"There has to be a dialogue and we need to find a permanent and lasting solution to the problem within the framework of the Constitution," he said.
Leaders of Kashmir opposition parties led by former Chief Minister Omar Abdullah urged the Prime Minister for a political initiative to deal with the unrest, complaining that the state and central governments had shown no political will to respond to the crisis -- the deadliest Kashmir has seen in six years. Abdullah said they told Modi that Kashmir was not an issue related to the development or the lack of it. "It is a political issue and we told the Prime Minister that we need a political approach to deal with the situation in Jammu and Kashmir," Abdullah told IANS. "If we don't find a political solution to this, then every time we'll repeat the same mistake."
The National Conference working president said the they handed over a memorandum to the Prime Minister warning him against the "tried and tested formulations of dealing with the issue in Kashmir administratively rather than politically".
"We are of the firm opinion that the central government should waste no further time in initiating a credible and meaningful dialogue with all stakeholders to address the unrest." State Congress chief G.A. Mir said the meeting with Modi may augur well for Kashmir. "The Prime Minister agreed that development isn't the only way out, indicating a thinking that a dialogue over Kashmir is being considered. We are hopeful that it will happen soon."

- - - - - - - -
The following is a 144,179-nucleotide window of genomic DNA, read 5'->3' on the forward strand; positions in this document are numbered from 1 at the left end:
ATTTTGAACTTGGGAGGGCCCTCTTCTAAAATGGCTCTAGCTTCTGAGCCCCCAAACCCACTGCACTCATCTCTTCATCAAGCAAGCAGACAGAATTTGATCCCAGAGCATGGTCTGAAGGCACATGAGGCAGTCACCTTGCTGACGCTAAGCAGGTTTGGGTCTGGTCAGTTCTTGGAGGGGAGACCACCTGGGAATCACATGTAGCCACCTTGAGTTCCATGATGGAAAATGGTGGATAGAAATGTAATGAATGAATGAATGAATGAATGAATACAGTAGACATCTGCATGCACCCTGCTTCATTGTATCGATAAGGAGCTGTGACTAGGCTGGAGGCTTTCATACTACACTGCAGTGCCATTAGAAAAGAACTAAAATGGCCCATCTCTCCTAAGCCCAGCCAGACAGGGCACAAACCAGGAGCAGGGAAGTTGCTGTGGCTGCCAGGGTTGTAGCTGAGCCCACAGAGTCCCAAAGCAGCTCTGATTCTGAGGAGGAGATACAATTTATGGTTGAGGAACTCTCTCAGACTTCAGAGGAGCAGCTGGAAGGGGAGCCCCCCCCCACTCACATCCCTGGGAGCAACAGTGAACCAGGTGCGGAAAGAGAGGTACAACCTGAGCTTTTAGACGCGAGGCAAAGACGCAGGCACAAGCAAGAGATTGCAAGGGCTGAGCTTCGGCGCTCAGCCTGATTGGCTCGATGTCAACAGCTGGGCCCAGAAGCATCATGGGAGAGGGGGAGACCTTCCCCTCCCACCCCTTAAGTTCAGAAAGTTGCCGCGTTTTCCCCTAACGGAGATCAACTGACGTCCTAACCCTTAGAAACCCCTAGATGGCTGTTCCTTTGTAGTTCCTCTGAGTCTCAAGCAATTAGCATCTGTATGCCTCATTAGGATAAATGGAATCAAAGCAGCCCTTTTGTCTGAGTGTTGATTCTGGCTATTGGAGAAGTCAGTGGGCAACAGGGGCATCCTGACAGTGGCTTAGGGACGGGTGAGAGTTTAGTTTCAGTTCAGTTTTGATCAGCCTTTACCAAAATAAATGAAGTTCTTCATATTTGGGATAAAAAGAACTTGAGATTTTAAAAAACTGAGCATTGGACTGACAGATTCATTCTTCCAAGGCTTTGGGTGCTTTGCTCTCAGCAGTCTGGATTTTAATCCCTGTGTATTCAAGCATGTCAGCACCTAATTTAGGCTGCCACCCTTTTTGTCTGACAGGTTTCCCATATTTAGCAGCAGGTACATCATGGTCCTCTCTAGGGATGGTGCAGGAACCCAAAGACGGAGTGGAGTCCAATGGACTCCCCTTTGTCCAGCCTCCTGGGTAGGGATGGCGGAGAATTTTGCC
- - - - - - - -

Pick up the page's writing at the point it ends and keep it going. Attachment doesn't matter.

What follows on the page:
But Congress spokesperson Manish Tiwari said the government had an incoherent policy over Kashmir with Modi and Finance Minister Arun Jaitley "not on the same page". He was referring to Jaitley's remarks in Jammu on Sunday, ruling out any dialogue and warning that those indulging in violence would be dealt sternly.
The Prime Minister's meeting with the Kashmir politicians comes as the valley remained under strict curfew for the 45th day in a row. The valley has been on the boil amid violent clashes between stone-throwing protesters and security forces since the July 8 killing of rebel commander Burhan Wani. The clashes have also left thousands of people, including children, injured, mostly in pellet firing. Hundreds of the injured have partially or fully lost their eyesight after being hit by pellet guns -- a dangerous mob control weapons used in Kashmir. The Kashmir delegation sought an "immediate ban on pellet guns" and also urged the Prime Minister "to advice relevant quarters against the policy of mass harassment, raids, and arrests" in the valley.
"This has worsened an already volatile situation and also goes against the values and principles of democracy." The opposition leaders, including Communist Party of India-Marxist leader Yusuf Tarigami, have been in the capital for the last three days.
They met President Pranab Mukherjee and Congress Vice President Rahul Gandhi, seeking their intervention in bringing about an end to the unrest that has crippled life in the restive valley.